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'Fifth Beatle' Billy Preston Dies at Age 59

(Soundbite of “Let it Be” by the Beatles)

Sir PAUL MCCARTNEY (Musician): (Singing) When I find myself in times of trouble, Mother Mary comes to me, speaking words of wisdom. Let it be.

ED GORDON, host:

The rhythm behind this famous Beatles tune is provided by the soulful piano playing of Billy Preston. Preston collaborated on some of the best-known Beatles recordings.

The keyboardist died yesterday at the age of 59, after a long battle fighting kidney failure. He had been in a coma since November.

(Soundbite of “Let it Be” by the Beatles)

Sir PAUL MCCARTNEY (Musician): (Singing) Let it be, let it be. Whisper words of wisdom. Let it be.

GORDON: Preston had his own hits. He and singer Syreeta performed the loving duet, With You I'm Born Again, and he's probably best known for his huge hits of the 1970s, Outa Space, Will It Go Round in Circles, and Nothing From Nothing.

(Soundbite of “Nothing From Nothing” by Billy Preston)

Mr. BILLY PRESTON (Musician): (Singing) Nothing from nothing leaves nothing. You gotta have something, if you want to be with me. Nothing from nothing leaves nothing…

GORDON: Billy Preston wrote what was to become one of the most recognizable tunes ever, You Are So Beautiful, which Joe Cocker made into a worldwide hit.

Preston's mentor was none other than the great Ray Charles, whom Preston, in a 2004 NPR interview, credited for his own musical success.

Mr. PRESTON: As far as the way he interpreted songs, the way he, you know, had it in his heart to express this, the lyric, and the to live the songs that he sang. I mean he just took every song that he sang and made it his, as his own experience.

GORDON: Preston took what he learned from Charles to Europe in the 1960s. He was playing with Little Richard in Hamburg, as part of the Beatles' opening act, and began a life-long friendship with the Fab Four. He later became known as the Fifth Beatle.

The Houston, Texas native soon gained a reputation as a musician's musician. Rock bands that wanted a soulful keyboard sound knew that Billy Preston was the man to call. Most recently, though seriously ill, Preston performed on albums by Neil Diamond and the Red Hot Chili Peppers.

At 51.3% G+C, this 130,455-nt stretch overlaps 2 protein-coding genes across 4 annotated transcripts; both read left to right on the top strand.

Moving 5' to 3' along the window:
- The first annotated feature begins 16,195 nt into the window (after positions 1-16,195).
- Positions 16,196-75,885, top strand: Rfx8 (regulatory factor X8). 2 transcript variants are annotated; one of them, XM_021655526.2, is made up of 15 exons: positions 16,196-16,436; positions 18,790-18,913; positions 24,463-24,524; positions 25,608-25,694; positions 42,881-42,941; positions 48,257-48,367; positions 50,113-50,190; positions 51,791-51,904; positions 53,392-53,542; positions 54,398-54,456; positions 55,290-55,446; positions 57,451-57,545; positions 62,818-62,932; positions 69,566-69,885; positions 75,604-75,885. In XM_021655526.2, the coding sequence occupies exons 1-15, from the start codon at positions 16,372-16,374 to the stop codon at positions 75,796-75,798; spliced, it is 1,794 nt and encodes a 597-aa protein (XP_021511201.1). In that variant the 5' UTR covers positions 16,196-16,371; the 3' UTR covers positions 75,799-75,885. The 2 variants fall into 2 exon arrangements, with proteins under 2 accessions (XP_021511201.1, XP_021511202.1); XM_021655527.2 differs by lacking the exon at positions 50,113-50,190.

Billy Preston died Tuesday in Scottsdale, Arizona.

(Soundbite of “Will It Go Round in Circles” by Billy Preston)

Mr. PRESTON: (Singing) I've got a song, it ain't got no melody. I'm a gonna sing it to my friends. I've got a song, it ain't got no melody. I'm a gonna sing it to my friends. Will it go round in circles?

GORDON: Next up on NEWS AND NOTES, recycling old electronics. Tech guru Mario Armstrong tells you how. And NEWS AND NOTES commentator, Joseph C. Phillips, has a new book on politics, family, faith, and keeping it real.

(Soundbite of “Will It Go Round in Circles” by Billy Preston)

Mr. PRESTON: (Singing) …like a bird up in the sky. I've a story, ain't got no moral. Let the bad guy win every once in a while. I've got a story, ain't got no moral. Let the bad guy win every once in a while.

GORDON: You're listening to NEWS AND NOTES from NPR News. Transcript provided by NPR, Copyright NPR.

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Ed Gordon
Hard hitting, intelligent, honest, and no-nonsense describe Ed Gordon's style and approach to reporting that have made the Emmy Award-winning broadcaster one of the most respected journalists in the business today. Known for his informative on-air interaction with newsmakers, from world leaders to celebrities, the name Ed Gordon has become synonymous with the "big" interview.
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